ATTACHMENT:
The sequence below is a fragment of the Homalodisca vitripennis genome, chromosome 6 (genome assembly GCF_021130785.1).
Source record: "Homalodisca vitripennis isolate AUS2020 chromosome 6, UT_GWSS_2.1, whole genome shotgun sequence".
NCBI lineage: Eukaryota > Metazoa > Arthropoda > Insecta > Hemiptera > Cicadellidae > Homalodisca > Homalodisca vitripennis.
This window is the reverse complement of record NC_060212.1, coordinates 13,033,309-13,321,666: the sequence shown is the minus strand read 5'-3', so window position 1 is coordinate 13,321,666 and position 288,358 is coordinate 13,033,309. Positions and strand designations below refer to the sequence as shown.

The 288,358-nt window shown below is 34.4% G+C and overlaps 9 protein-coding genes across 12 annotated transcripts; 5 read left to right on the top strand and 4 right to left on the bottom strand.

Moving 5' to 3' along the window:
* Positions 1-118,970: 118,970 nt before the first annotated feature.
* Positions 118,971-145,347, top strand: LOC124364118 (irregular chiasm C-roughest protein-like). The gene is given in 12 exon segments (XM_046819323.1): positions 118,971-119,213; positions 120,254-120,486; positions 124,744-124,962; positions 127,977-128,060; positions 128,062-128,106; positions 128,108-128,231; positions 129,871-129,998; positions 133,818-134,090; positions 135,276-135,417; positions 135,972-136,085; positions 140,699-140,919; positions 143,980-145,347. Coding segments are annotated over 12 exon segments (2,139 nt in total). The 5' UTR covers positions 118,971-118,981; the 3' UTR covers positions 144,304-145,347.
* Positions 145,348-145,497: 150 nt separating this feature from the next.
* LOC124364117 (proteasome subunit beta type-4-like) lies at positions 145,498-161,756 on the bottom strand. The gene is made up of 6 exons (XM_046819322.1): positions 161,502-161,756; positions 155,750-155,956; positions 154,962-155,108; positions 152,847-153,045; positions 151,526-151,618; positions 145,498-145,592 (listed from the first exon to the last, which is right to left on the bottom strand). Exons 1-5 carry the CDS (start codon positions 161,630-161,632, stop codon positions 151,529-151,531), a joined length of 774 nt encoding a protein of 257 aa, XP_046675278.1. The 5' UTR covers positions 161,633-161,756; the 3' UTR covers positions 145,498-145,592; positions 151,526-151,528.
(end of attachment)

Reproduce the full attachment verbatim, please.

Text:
The sequence below is a fragment of the Homalodisca vitripennis genome, chromosome 6 (genome assembly GCF_021130785.1).
Source record: "Homalodisca vitripennis isolate AUS2020 chromosome 6, UT_GWSS_2.1, whole genome shotgun sequence".
NCBI lineage: Eukaryota > Metazoa > Arthropoda > Insecta > Hemiptera > Cicadellidae > Homalodisca > Homalodisca vitripennis.
This window is the reverse complement of record NC_060212.1, coordinates 13,033,309-13,321,666: the sequence shown is the minus strand read 5'-3', so window position 1 is coordinate 13,321,666 and position 288,358 is coordinate 13,033,309. Positions and strand designations below refer to the sequence as shown.

The 288,358-nt window shown below is 34.4% G+C and overlaps 9 protein-coding genes across 12 annotated transcripts; 5 read left to right on the top strand and 4 right to left on the bottom strand.

Moving 5' to 3' along the window:
* Positions 1-118,970: 118,970 nt before the first annotated feature.
* Positions 118,971-145,347, top strand: LOC124364118 (irregular chiasm C-roughest protein-like). The gene is given in 12 exon segments (XM_046819323.1): positions 118,971-119,213; positions 120,254-120,486; positions 124,744-124,962; positions 127,977-128,060; positions 128,062-128,106; positions 128,108-128,231; positions 129,871-129,998; positions 133,818-134,090; positions 135,276-135,417; positions 135,972-136,085; positions 140,699-140,919; positions 143,980-145,347. Coding segments are annotated over 12 exon segments (2,139 nt in total). The 5' UTR covers positions 118,971-118,981; the 3' UTR covers positions 144,304-145,347.
* Positions 145,348-145,497: 150 nt separating this feature from the next.
* LOC124364117 (proteasome subunit beta type-4-like) lies at positions 145,498-161,756 on the bottom strand. The gene is made up of 6 exons (XM_046819322.1): positions 161,502-161,756; positions 155,750-155,956; positions 154,962-155,108; positions 152,847-153,045; positions 151,526-151,618; positions 145,498-145,592 (listed from the first exon to the last, which is right to left on the bottom strand). Exons 1-5 carry the CDS (start codon positions 161,630-161,632, stop codon positions 151,529-151,531), a joined length of 774 nt encoding a protein of 257 aa, XP_046675278.1. The 5' UTR covers positions 161,633-161,756; the 3' UTR covers positions 145,498-145,592; positions 151,526-151,528.